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Graham Harrell

Harrell in August 2007 during his time with the Texas Tech Red Raiders
No. 16     Saskatchewan Roughriders
Personal information
Date of birth: May 22, 1985 (1985-05-22) (age 24)
Place of birth: Brownwood, Texas
Height: 6 ft 2 in (1.88 m) Weight: 223 lb (101 kg)
Career information
College: Texas Tech
Undrafted in 2009
No regular season or postseason appearances
Career history
 As player:
Roster status: Active
CFL status: Import
Career highlights and awards

Graham Harrell (born May 22, 1985[1] in Brownwood, Texas) is a professional American and Canadian football quarterback for the Saskatchewan Roughriders of the Canadian Football League. He was signed by the Roughriders as a street free agent in 2009. He played college football at Texas Tech.


Early years

Harrell played at Ennis High School in Ennis, Texas, where he was coached by his father Sam Harrell. He started at quarterback for three seasons and led the Fighting Lions to a state Class 4A title as a sophomore. He also played in the 2004 Oil Bowl, receiving the offensive MVP award.[2]

By the time he graduated, Harrell set Texas high school records in the following categories:[3]

  • Single-season passing yards (4,825 in 2003 over 15 games; the next two quarterbacks on the list set their records over 16-game seasons). This record stood until 2007 when Lake Travis quarterback Garrett Gilbert broke it by two yards (though he also did it over a 16-game season).[4]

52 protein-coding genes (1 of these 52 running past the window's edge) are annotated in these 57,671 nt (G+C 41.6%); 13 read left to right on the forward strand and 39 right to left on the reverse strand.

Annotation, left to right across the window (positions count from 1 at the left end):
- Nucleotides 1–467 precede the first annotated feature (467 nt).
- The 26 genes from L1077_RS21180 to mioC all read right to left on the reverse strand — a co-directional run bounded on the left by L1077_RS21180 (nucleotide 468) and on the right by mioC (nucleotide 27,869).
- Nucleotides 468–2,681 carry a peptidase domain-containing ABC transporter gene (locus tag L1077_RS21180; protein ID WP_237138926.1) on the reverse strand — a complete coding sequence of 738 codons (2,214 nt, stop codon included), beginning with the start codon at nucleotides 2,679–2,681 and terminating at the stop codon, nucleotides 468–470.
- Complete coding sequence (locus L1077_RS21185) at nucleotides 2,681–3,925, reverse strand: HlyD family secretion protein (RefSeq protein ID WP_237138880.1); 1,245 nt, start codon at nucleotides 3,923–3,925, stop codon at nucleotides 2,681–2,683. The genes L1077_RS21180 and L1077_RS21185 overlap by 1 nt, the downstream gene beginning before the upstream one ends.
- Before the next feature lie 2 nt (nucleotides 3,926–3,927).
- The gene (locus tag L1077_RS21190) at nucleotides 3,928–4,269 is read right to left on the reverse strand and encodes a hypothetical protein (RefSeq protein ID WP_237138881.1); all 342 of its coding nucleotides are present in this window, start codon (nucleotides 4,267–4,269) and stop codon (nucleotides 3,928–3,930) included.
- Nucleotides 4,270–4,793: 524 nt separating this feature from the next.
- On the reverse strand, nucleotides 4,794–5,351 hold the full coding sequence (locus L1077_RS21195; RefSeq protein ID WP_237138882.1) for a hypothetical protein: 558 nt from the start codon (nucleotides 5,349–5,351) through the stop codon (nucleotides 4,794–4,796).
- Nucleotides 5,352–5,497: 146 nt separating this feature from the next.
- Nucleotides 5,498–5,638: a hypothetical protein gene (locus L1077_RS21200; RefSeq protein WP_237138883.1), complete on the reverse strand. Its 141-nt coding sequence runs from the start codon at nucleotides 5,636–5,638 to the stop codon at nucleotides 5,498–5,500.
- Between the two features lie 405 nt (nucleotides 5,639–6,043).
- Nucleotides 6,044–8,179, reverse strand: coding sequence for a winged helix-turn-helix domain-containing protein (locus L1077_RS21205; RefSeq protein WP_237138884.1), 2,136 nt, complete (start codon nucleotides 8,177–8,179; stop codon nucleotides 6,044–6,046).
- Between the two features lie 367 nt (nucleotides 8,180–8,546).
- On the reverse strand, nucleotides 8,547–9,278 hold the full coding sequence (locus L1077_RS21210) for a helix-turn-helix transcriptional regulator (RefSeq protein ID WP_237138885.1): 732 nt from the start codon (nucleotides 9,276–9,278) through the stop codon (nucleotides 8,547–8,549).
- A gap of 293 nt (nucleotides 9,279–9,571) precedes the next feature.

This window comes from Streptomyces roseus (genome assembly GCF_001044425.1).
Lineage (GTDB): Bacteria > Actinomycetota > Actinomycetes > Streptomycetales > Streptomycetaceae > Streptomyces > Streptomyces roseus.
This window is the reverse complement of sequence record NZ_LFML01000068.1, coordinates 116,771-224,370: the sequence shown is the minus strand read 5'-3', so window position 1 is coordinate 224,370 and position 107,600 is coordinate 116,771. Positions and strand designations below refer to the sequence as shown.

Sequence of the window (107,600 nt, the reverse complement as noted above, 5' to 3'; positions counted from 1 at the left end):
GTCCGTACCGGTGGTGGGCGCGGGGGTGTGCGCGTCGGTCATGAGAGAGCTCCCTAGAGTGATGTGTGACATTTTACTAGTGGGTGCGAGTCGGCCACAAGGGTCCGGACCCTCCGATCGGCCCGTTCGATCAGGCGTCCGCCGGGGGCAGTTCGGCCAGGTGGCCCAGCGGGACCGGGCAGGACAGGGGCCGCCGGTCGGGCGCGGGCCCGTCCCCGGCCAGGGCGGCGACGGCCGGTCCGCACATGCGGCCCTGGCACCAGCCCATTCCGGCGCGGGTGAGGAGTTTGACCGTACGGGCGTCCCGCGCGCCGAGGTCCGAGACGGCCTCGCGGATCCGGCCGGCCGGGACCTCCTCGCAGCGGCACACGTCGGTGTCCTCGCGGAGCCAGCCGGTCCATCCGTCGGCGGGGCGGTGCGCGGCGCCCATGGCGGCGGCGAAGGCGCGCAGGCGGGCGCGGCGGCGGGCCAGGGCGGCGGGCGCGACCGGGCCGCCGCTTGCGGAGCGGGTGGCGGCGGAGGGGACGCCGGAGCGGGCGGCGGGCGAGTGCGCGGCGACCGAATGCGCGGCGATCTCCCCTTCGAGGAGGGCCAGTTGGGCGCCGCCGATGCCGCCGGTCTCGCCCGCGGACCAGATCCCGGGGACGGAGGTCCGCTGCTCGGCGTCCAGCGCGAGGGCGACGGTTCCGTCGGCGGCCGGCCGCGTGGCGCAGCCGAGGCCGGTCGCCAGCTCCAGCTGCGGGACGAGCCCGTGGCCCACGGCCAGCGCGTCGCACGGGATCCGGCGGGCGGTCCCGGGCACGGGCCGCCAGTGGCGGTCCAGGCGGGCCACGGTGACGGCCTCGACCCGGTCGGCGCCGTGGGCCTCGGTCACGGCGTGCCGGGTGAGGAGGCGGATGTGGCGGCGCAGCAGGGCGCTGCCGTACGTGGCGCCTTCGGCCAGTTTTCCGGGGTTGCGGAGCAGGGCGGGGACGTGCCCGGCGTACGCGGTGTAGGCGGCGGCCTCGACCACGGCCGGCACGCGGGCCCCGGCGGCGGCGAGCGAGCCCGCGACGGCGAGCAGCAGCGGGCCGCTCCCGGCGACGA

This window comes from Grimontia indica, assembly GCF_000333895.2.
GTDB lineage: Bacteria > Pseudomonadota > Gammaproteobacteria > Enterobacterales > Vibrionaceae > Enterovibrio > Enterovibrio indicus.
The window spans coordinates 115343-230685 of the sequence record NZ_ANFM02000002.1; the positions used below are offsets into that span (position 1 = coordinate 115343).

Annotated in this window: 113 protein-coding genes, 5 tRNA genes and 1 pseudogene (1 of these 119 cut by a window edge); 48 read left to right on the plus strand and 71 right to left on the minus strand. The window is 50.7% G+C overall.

• Career passing yards (12,532 from 2000–2003; Gilbert broke this record in 2008 by compiling 12,534 yards).[5]
  • Single-season touchdown passes (67 in 2003)
  • Career touchdown passes (167 from 2000–2003)
  • Single-season pass completions (334 in 2003; also broken by Gilbert, who recorded 359 completions in 2007).[6]

In addition, Harrell ranks second in career pass completions (805 from 2000–2003).

College career


Freshman season

In 2004, Harrell redshirted during his first season at Texas Tech. The next season, as backup to quarterback Cody Hodges, he played in several games, racking up 422 passing yards.

Sophomore season

Harrell started in every game of the 2006 season and, with his 4,555 passing yards, became the third-most sophomore passer in NCAA Division I FBS history and first of the Big 12.[7][8] The 2006 regular season, which included wins against the Texas A&M Aggies and the Oklahoma State, ended with seven victories and five losses overall (4-4 in the Big 12) and an invitation to the 2006 Insight Bowl.[9]

The bowl game, played at Sun Devil Stadium in Tempe, Arizona, saw the Red Raiders struggle through the first three quarters, scoring only 14 points to the Minnesota Golden Gophers' 38. However, Tech's defense held Minnesota to zero points in the fourth quarter, while Harrell led the offense in scoring 24. In overtime, the Golden Gophers added only a field goal, but the Red Raiders scored a touchdown to win the game, 44–41, with the largest come-from-behind victory in NCAA FBS bowl history.[10]

Junior season

Prior to his junior season, Harrell announced that he will continue to play for the Red Raiders for the remainder of his college career instead of leaving early for the 2008 NFL Draft.[8] He reiterated this in December 2007.[11]

On September 27, 2007, Harrell was honored as AT&T's All-America Player of the Week.[12] The following Sunday, he appeared ninth on the list for's Top 10 Player Race for Week Five. Teammate Michael Crabtree was also on the list.[13] On October 11, 2007, AT&T announced that Harrell was again the AT&T All-America Player of the Week. This marked the second time in three weeks that he was honored with the award.[14] Harrell was the 2007 recipient of the Sammy Baugh Trophy recognizing the nation's top college passer.[15] He is the third Texas Tech quarterback to receive the award, following Kliff Kingsbury (2002) and B.J. Symons (2003).

Senior season